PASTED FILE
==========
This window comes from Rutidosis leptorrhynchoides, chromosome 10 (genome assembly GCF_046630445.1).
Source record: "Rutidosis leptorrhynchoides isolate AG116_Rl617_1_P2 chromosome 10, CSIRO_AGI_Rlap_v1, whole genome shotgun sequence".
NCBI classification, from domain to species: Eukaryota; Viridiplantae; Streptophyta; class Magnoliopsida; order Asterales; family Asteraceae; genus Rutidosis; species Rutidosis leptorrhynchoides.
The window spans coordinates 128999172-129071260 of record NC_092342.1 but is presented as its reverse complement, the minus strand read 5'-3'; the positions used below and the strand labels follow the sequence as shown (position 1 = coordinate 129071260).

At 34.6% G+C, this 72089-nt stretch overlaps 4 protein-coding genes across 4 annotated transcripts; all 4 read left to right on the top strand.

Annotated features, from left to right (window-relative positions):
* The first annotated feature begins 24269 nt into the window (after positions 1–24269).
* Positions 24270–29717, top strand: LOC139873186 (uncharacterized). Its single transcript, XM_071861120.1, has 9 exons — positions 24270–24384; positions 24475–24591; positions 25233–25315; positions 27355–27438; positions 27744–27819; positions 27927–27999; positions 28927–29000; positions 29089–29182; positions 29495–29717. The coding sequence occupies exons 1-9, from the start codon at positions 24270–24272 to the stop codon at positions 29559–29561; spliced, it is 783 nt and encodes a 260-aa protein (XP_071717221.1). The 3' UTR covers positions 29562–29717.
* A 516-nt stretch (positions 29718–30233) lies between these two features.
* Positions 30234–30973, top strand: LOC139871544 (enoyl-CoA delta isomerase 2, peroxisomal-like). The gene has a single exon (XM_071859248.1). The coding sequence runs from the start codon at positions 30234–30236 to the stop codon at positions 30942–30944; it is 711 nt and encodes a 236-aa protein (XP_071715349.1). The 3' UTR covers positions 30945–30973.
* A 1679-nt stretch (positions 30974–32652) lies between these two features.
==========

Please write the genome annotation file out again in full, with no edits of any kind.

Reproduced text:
This window comes from Rutidosis leptorrhynchoides, chromosome 10 (genome assembly GCF_046630445.1).
Source record: "Rutidosis leptorrhynchoides isolate AG116_Rl617_1_P2 chromosome 10, CSIRO_AGI_Rlap_v1, whole genome shotgun sequence".
NCBI classification, from domain to species: Eukaryota; Viridiplantae; Streptophyta; class Magnoliopsida; order Asterales; family Asteraceae; genus Rutidosis; species Rutidosis leptorrhynchoides.
The window spans coordinates 128999172-129071260 of record NC_092342.1 but is presented as its reverse complement, the minus strand read 5'-3'; the positions used below and the strand labels follow the sequence as shown (position 1 = coordinate 129071260).

At 34.6% G+C, this 72089-nt stretch overlaps 4 protein-coding genes across 4 annotated transcripts; all 4 read left to right on the top strand.

Annotated features, from left to right (window-relative positions):
* The first annotated feature begins 24269 nt into the window (after positions 1–24269).
* Positions 24270–29717, top strand: LOC139873186 (uncharacterized). Its single transcript, XM_071861120.1, has 9 exons — positions 24270–24384; positions 24475–24591; positions 25233–25315; positions 27355–27438; positions 27744–27819; positions 27927–27999; positions 28927–29000; positions 29089–29182; positions 29495–29717. The coding sequence occupies exons 1-9, from the start codon at positions 24270–24272 to the stop codon at positions 29559–29561; spliced, it is 783 nt and encodes a 260-aa protein (XP_071717221.1). The 3' UTR covers positions 29562–29717.
* A 516-nt stretch (positions 29718–30233) lies between these two features.
* Positions 30234–30973, top strand: LOC139871544 (enoyl-CoA delta isomerase 2, peroxisomal-like). The gene has a single exon (XM_071859248.1). The coding sequence runs from the start codon at positions 30234–30236 to the stop codon at positions 30942–30944; it is 711 nt and encodes a 236-aa protein (XP_071715349.1). The 3' UTR covers positions 30945–30973.
* A 1679-nt stretch (positions 30974–32652) lies between these two features.